The following Personal Tax guidance note Produced by Tolley provides comprehensive and up to date tax information covering:
If the self assessment tax return is not filed by the due date and the taxpayer does not have a reasonable excuse for late filing, penalties will be charged. The amount of the penalty depends on:
the tax year in question
the length of time the return is outstanding, and
the behaviour of the taxpayer (higher penalties are charged if the failure to file is deliberate)
For details of the due date for filing the return, see the Self assessment filing deadline guidance note.
For details of reasonable excuse in relation to late filing, see the Self assessment ― reasonable excuse for late filing guidance note.
This guidance note discusses the penalty regime which has applied since 2010/11 and the higher penalties due where offshore matters, offshore asset moves or offshore transfers are involved. It also covers when a penalty notice might be cancelled and how to appeal a penalty notice.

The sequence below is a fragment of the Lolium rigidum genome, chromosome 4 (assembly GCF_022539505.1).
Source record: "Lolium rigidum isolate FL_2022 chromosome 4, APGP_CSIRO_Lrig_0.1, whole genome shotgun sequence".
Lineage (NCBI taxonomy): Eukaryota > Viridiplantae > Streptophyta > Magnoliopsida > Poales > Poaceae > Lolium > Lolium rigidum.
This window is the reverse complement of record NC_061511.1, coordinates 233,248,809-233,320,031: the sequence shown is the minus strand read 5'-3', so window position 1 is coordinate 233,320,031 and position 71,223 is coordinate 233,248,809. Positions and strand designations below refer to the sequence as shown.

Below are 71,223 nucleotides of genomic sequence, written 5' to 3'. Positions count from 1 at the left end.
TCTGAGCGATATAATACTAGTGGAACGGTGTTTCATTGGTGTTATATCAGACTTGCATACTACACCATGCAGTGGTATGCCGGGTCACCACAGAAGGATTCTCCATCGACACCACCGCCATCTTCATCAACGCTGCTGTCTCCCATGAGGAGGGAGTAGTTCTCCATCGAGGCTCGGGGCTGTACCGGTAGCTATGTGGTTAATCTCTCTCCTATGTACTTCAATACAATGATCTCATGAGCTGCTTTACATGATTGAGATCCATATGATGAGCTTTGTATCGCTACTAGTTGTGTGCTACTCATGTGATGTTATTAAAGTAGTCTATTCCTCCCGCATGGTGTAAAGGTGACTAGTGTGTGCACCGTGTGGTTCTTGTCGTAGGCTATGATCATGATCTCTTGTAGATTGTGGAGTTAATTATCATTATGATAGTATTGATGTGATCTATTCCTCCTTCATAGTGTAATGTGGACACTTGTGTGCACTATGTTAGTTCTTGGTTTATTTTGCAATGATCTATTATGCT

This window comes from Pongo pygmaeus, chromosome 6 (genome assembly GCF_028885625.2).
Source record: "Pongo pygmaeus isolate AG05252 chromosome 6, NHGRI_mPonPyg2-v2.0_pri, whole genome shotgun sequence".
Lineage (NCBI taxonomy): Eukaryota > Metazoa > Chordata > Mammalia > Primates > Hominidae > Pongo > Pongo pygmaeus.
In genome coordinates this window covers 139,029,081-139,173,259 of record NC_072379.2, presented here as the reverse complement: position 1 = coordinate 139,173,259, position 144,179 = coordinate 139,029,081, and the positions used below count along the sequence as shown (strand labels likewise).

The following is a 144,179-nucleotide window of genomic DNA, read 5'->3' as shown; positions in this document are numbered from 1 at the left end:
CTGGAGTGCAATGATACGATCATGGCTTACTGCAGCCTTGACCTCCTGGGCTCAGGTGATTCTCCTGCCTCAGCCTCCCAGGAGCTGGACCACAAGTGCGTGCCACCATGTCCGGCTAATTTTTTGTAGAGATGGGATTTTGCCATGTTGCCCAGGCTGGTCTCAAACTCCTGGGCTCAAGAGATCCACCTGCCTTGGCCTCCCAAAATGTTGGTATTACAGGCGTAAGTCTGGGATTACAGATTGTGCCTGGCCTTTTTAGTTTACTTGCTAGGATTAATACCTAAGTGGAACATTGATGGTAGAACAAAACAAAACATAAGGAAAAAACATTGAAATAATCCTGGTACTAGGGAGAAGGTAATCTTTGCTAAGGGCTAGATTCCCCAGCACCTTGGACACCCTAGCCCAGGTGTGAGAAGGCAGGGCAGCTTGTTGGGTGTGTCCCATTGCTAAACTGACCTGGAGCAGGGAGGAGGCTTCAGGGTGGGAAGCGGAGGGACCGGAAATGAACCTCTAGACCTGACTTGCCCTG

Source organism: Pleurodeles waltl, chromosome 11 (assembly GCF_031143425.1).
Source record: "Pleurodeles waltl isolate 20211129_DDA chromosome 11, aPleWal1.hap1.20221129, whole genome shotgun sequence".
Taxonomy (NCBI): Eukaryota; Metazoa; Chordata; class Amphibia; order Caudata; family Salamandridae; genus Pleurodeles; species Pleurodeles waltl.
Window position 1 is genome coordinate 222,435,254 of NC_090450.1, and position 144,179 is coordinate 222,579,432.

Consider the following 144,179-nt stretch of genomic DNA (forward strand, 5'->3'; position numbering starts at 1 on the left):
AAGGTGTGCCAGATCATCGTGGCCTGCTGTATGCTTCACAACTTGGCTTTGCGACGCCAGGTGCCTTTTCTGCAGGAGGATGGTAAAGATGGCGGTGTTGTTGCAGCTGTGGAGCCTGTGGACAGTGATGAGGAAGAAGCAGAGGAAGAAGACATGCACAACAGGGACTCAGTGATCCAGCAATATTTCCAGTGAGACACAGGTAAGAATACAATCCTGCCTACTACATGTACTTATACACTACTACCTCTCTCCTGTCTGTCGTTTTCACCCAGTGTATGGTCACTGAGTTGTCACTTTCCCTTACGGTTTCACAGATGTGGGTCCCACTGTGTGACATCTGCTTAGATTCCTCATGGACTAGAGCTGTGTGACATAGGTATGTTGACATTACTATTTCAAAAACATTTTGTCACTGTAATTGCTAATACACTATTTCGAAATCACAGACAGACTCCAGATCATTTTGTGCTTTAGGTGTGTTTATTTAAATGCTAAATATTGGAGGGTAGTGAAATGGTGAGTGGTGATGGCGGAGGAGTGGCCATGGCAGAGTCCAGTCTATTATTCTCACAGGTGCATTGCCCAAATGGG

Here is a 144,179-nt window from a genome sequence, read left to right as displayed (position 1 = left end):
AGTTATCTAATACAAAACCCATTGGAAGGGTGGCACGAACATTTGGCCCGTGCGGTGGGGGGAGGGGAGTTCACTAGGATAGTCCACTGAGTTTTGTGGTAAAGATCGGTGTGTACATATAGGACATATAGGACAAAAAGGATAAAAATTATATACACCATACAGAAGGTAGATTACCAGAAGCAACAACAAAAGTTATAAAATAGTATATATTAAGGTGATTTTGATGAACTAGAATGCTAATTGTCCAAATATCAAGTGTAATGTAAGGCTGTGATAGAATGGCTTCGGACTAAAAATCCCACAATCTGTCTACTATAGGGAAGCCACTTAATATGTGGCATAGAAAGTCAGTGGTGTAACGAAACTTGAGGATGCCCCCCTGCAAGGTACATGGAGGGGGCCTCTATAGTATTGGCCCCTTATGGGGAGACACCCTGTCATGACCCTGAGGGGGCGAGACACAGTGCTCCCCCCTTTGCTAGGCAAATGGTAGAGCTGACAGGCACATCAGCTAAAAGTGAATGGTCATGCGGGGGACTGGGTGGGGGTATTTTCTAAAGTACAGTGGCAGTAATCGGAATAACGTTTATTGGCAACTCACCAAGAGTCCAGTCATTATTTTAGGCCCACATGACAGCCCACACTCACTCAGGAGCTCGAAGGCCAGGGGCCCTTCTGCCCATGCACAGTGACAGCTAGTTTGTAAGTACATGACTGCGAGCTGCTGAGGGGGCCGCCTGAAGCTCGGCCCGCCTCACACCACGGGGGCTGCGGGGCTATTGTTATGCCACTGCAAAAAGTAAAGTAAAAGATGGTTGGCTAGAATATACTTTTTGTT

For 2010/11 tax returns onwards, the harmonised late filing penalty rules in FA 2009, Sch 55 apply.
These rules increase the pressure on agents in the run up to the filing deadlines as this penalty regime is harsher for the taxpayer than the old rules. Under FA 2009, Sch 55, the penalties are not capped to the tax liability or reduced by paying the tax liability and the tax-geared penalties kick in earlier.
The penalties for late filing are:
fixed penalty £100 ― automatically issued if return filed late. This applies even if there is no tax to pay, the tax due has been paid on time or the taxpayer is due a refund
daily penalties £10 per day ― can apply once the return is three months late. The daily penalties run from the date specified in the HMRC notice until either the return is filed or for a period of 90 days (whichever is the shorter). The HMRC Officer no longer needs to go to the Tribunal to levy daily penalties
six months late ― penalty of 5%
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